Vintage writing ephemera with text: Writing Biographies for Your Family Cookbook: 5 Simple Strategies

Writing Biographies for Your Family Cookbook: 5 Simple Strategies

How can you capture the essence of someone’s story when you’re writing biographies for your family cookbook? This can be really hard to do, especially when your subject rambles or hopscotches through years of a life well-lived!

Through my experience of interviewing members of our clan for our family cookbook, I’ve developed some simple strategies to keep my interviewee on topic.

KISS your relatives!

When collecting biographies and family stories to add to my family cookbook, I always follow the basic principle of KISS – keep it short and simple. 

The central strategy, as I’ve said, is to keep your subject from veering off the subject. This makes it so much easier when it comes to writing the biographies later because you can focus on one topic at a time when telling your tale.

How to keep your interviewees on track for your cookbook biographies

A few years ago  I interviewed a 96-year-old relative who was a professional chef (as well as many other things) during his working days.

This guy was notorious for always bringing up, at length, his favourite hobby – civic water works! 

I was really dreading this task but I was determined to stay in control and go through my list of prepared questions in the one hour I had set aside for the interview.

Whenever he wandered off my topic, I steered the conversation back by saying “how interesting,” then asking another question back on topic.

Eventually he became absorbed enough to stay with the subject matter, and I was able to get through my list of short and simple questions and come up with several funny anecdotes that revealed his true personality.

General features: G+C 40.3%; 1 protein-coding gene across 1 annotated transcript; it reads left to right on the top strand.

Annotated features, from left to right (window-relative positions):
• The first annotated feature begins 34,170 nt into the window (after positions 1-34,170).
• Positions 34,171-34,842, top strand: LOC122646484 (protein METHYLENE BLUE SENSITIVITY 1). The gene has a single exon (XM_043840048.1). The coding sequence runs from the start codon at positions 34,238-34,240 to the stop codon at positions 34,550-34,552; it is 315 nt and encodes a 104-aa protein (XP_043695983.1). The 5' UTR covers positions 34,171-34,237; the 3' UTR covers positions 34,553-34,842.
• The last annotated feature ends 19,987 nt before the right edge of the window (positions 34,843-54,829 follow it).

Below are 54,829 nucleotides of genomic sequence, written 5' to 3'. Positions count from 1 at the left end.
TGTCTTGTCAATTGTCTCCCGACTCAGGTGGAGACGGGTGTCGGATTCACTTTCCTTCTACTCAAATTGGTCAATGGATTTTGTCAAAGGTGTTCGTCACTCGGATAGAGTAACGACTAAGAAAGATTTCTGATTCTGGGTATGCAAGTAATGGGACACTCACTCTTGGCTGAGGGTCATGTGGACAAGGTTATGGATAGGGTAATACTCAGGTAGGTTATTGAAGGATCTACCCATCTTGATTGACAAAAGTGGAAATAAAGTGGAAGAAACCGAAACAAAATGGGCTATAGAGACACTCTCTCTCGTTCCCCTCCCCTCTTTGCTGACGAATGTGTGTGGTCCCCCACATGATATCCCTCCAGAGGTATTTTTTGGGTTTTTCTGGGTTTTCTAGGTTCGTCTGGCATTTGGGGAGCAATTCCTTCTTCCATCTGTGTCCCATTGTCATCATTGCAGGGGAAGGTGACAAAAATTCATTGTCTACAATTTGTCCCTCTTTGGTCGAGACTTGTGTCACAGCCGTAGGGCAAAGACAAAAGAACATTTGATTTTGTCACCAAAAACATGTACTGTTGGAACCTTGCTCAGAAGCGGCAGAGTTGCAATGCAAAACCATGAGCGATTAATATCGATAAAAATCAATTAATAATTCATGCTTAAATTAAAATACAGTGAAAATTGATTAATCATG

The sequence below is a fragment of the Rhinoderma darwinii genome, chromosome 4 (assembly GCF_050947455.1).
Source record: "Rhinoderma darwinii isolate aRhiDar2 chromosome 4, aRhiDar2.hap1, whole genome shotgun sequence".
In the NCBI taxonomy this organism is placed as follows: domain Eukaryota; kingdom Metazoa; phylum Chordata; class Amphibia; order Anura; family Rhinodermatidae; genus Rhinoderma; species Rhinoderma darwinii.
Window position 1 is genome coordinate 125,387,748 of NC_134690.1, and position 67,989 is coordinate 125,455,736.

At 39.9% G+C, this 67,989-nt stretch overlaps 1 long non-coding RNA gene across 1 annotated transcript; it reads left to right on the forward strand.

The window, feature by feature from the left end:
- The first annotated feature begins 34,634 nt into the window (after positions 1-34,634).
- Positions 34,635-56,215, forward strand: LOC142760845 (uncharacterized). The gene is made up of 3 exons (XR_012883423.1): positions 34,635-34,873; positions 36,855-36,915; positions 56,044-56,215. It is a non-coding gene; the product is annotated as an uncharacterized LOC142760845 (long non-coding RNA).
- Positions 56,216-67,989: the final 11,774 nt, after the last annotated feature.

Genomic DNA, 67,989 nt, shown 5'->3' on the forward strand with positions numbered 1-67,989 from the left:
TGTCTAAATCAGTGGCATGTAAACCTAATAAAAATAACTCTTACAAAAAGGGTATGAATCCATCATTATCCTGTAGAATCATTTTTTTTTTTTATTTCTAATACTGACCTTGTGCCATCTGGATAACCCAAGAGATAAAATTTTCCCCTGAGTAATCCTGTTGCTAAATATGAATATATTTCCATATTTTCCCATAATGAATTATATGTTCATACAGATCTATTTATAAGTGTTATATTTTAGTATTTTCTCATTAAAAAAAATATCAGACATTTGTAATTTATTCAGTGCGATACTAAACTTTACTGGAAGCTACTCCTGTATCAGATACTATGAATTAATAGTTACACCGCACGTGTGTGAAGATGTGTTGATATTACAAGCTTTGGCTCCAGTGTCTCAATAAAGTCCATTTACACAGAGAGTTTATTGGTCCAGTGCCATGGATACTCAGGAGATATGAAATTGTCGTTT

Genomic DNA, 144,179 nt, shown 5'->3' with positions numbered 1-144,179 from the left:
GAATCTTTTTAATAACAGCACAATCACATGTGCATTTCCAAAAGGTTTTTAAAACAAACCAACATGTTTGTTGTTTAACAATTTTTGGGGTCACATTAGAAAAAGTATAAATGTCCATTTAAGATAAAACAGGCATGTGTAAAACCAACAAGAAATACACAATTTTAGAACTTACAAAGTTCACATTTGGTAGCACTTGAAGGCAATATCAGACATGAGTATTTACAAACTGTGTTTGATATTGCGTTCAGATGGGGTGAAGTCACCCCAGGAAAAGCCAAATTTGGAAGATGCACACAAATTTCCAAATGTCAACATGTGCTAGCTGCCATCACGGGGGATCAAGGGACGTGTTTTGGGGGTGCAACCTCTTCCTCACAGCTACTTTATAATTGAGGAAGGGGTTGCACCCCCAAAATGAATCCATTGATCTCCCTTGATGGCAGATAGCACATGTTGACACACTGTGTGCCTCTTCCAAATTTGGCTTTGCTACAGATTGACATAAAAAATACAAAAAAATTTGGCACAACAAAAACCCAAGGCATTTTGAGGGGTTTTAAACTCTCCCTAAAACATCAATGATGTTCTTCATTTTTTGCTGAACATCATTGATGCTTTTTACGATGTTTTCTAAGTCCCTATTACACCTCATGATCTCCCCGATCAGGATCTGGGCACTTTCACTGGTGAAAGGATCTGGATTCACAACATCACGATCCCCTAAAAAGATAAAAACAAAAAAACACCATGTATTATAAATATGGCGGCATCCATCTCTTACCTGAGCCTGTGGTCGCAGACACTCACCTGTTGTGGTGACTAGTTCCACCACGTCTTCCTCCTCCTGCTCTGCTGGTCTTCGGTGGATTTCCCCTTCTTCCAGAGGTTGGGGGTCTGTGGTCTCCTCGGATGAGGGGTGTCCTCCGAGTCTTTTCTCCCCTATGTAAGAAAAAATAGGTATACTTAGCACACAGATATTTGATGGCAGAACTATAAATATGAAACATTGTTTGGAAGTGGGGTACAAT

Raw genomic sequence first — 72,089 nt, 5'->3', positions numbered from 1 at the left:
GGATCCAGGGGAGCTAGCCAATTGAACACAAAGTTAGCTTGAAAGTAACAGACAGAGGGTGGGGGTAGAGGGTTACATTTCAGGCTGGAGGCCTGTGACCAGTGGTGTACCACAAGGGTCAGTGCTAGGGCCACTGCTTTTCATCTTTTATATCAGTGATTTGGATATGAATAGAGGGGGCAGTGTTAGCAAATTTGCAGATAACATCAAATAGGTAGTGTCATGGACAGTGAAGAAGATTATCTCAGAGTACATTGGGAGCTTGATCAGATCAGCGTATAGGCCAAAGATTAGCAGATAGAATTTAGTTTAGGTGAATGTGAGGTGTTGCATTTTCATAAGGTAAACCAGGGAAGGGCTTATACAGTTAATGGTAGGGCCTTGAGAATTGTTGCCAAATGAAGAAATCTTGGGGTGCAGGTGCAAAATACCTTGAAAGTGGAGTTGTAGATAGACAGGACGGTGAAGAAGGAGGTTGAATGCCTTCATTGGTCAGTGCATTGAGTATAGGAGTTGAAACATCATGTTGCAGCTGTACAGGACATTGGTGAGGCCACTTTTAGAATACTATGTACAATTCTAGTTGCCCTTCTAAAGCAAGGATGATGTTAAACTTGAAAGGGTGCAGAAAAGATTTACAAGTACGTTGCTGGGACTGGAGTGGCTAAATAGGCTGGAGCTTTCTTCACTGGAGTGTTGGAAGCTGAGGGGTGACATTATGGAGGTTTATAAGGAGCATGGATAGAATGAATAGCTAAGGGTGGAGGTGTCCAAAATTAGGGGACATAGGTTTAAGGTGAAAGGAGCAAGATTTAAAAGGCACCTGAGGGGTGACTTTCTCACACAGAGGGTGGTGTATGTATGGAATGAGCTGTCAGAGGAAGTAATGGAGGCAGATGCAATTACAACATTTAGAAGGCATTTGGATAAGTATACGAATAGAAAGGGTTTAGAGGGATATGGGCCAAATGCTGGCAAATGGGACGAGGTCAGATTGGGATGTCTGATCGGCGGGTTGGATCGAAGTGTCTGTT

Doing this interview did take longer than an hour, but the extra time was well worth the biography that I was able to write for our family cookbook.

My 5 strategies for writing family cookbook biographies

Of course, it goes without saying, that you’re going to be sure to ask the basic facts of when your interviewee was born, along with other important dates, such as graduations, marriages, etc.

But beyond that, there are some easy ways that you can collect just the information you need to write great biographies to include in your family cookbook:

1. Ask leading questions

Steer away from the short and simple yes or no answers you’ll get from “Did you enjoy the party?” Instead, ask “Why did you enjoy the party?”  

2. Talk to several people

If you have the time, try to talk with several people about the subject for your biography. If the person is no longer living, interview at least three close relatives who interacted with him or her. The perspectives of more than one person will lend credibility and personality to your family cookbook biographies.

3. Probe deeper

You can get more insight into a person’s philosophy and character when they answer more personal questions such as “How do you wish to be remembered?”  This strategy might give you some surprising replies!

4. Parallel history

No matter what your subject’s age may be, some historic event in their lifetime will trigger an insightful comment. Where were you when (blank) happened? What do you remember most about it? Try this strategy to add rich context to the biographies in your family cookbook.

5. Ask about favorite things

It may sound corny, but most people do have favorite colors, foods, pets, holidays, collections, magazines, television shows, and vacations. Using this strategy to elicit opinions, can give you a rounded picture of your family member which others will relate to and enjoy.

Remember, your purpose in collecting information for a family biography is to capture the “spirit” of the individual and not to write the great American novel. 

Use these simple strategies to get the information you need to write loving paragraphs that portray a person’s life. After all, it is a family cookbook that you are making!

Happy Cookbooking,

About Erin Miller

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